Algeria, by contrast, has been hardened by the long struggle against French colonial rule, which ended in 1962. Until recently it was governed by dour but corrupt Socialists. The present conflict was triggered by the decision in January 1992 of the military-backed authorities to abort an election and to ban the Islamic Salvation Front (FIS), which had been poised to win.
Since then at least 2,000 people have been killed in related violence, including fundamentalist militants, security personnel and civilians opposed to the creation of an Islamic state. Among recent victims have been 23 foreigners. All foreigners were warned by the fundamentalist extremists to leave the country by 1 December. The threat to public order is much greater than in Egypt, and since October the authorities seem to have decided that repression should be accompanied by dialogue with the FIS.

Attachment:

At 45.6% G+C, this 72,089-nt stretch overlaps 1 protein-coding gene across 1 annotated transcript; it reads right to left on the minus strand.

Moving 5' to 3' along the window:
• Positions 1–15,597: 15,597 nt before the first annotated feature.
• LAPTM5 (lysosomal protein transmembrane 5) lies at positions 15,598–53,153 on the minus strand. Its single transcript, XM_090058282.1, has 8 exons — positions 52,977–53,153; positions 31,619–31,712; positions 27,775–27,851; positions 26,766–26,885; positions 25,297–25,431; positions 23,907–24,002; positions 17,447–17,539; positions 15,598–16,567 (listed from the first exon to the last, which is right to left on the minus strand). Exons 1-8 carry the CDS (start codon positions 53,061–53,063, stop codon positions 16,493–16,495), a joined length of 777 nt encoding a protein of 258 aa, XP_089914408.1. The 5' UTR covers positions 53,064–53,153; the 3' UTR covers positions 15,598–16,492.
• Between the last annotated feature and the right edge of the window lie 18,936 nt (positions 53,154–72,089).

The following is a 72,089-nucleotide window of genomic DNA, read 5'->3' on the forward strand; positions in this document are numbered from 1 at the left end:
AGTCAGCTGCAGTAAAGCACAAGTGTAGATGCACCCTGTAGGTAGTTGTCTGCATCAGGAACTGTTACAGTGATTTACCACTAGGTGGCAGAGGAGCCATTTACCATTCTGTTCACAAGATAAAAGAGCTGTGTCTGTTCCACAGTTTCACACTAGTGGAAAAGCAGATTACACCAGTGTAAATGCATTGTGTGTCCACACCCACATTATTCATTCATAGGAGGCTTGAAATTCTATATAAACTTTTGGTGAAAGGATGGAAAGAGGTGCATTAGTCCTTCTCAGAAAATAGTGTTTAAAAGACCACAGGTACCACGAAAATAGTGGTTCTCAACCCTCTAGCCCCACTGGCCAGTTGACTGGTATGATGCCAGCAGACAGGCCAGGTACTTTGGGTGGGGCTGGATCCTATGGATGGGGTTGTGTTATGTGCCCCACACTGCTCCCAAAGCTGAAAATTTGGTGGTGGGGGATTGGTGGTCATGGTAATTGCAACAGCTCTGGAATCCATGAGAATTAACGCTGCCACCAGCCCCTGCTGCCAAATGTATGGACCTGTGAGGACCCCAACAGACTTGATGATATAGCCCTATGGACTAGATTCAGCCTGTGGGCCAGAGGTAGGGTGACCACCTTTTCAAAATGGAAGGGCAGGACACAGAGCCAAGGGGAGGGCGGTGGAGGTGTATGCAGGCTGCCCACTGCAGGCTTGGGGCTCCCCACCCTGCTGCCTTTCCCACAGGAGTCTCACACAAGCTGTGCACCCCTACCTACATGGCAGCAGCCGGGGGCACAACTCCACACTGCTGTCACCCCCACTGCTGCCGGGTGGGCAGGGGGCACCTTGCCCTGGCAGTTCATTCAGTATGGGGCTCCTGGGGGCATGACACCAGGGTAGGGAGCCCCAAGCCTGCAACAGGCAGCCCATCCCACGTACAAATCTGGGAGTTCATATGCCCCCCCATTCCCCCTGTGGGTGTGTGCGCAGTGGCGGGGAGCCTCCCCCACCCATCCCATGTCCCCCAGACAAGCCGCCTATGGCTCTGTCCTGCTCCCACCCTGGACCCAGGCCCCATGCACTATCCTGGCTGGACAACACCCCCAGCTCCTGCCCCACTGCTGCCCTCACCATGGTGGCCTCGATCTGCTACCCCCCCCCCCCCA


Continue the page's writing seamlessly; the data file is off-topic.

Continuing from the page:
The West tends to assume that militant Islam is a recent and relatively monolithic phenomenon. In reality, it goes back several centuries and takes varying forms. It is directed not against Western culture as such, but its influence on the leaders and governments of Muslim countries, as well as other forms of perceived decadence.
Latterly it has become increasingly violent, thanks partly to the Iranian revolution of 1979 and partly, perhaps, to a communications revolution that has made the West's influence ever harder to resist, and the gap in living standards more obvious.
Unfortunately, the repressive measures used to combat the militants in a country such as Egypt are as vicious as the methods of the extremists. Attempts to overthrow governments are bound to be actively suppressed. Yet - as the Algerian government seems to have realised - executions unaccompanied by more positive steps rarely provide a long-term solution.Reuse content